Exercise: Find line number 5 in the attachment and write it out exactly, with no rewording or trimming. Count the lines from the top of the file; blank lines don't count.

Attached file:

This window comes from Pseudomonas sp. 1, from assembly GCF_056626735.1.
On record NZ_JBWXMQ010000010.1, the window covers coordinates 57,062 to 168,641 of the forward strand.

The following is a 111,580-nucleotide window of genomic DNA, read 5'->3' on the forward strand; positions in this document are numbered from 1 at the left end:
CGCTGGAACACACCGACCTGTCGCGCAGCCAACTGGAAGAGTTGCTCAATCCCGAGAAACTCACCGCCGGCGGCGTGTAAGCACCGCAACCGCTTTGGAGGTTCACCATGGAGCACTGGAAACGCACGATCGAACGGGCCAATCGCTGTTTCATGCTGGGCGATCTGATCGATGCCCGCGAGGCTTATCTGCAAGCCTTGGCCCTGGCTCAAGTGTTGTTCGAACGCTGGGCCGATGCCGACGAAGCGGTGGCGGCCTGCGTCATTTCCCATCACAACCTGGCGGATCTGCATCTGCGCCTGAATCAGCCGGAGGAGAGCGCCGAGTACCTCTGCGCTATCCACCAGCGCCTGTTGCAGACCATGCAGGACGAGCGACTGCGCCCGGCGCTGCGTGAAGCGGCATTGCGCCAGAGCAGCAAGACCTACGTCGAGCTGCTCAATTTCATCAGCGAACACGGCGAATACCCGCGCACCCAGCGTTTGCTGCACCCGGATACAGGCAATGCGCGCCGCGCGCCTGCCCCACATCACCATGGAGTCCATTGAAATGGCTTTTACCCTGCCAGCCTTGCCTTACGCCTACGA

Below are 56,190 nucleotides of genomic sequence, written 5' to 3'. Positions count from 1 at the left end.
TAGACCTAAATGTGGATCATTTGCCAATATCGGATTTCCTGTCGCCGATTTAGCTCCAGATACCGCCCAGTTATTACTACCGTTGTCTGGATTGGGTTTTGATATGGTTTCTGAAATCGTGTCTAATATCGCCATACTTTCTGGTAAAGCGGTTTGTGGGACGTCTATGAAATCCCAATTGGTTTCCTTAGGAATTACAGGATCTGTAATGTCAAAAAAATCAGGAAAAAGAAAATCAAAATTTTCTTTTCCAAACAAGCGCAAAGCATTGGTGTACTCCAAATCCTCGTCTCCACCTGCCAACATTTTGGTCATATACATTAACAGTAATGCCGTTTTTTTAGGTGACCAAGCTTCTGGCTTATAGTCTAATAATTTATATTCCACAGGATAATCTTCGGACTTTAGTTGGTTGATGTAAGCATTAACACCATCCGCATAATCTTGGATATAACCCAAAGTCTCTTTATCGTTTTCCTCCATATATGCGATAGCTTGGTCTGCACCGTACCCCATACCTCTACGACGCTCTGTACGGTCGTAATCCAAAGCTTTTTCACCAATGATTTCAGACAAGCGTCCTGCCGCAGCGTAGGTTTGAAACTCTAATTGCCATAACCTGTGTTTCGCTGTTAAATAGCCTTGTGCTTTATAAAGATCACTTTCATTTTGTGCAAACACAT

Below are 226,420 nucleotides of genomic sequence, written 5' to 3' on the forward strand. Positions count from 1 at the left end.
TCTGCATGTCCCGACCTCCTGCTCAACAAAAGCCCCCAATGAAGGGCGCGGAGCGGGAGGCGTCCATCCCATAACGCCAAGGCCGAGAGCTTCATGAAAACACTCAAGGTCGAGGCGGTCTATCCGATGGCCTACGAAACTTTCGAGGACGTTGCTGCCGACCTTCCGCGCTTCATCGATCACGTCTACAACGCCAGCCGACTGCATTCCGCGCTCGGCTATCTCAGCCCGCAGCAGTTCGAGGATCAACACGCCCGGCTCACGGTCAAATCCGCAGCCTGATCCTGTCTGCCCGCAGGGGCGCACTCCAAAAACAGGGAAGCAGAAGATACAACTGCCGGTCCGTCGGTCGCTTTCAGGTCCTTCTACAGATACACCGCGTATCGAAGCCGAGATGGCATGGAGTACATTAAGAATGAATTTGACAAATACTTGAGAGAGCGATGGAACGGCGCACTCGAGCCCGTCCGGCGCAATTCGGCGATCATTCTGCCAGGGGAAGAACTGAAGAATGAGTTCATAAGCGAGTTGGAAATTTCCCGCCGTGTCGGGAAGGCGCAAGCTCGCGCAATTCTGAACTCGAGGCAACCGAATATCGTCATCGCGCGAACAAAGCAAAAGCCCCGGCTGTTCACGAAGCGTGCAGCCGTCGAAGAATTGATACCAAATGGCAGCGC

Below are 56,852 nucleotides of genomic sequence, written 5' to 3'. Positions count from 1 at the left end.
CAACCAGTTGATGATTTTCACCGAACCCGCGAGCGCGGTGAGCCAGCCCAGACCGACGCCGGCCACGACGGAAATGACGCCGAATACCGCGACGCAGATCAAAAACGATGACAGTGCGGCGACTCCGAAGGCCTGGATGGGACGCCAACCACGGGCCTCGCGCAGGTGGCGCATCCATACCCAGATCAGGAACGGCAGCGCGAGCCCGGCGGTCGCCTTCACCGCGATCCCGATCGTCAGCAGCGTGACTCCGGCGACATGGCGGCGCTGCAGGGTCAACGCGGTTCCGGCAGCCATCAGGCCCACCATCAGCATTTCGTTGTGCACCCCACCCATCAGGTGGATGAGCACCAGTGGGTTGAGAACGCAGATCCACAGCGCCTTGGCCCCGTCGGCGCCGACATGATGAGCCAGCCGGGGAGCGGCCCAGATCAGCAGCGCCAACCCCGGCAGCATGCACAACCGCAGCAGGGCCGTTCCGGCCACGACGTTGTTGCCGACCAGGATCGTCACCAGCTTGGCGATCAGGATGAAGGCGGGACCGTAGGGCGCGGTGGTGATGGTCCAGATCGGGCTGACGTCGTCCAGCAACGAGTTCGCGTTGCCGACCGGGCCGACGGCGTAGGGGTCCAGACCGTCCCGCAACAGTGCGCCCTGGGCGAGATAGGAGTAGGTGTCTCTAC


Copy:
Below are 56,190 nucleotides of genomic sequence, written 5' to 3'. Positions count from 1 at the left end.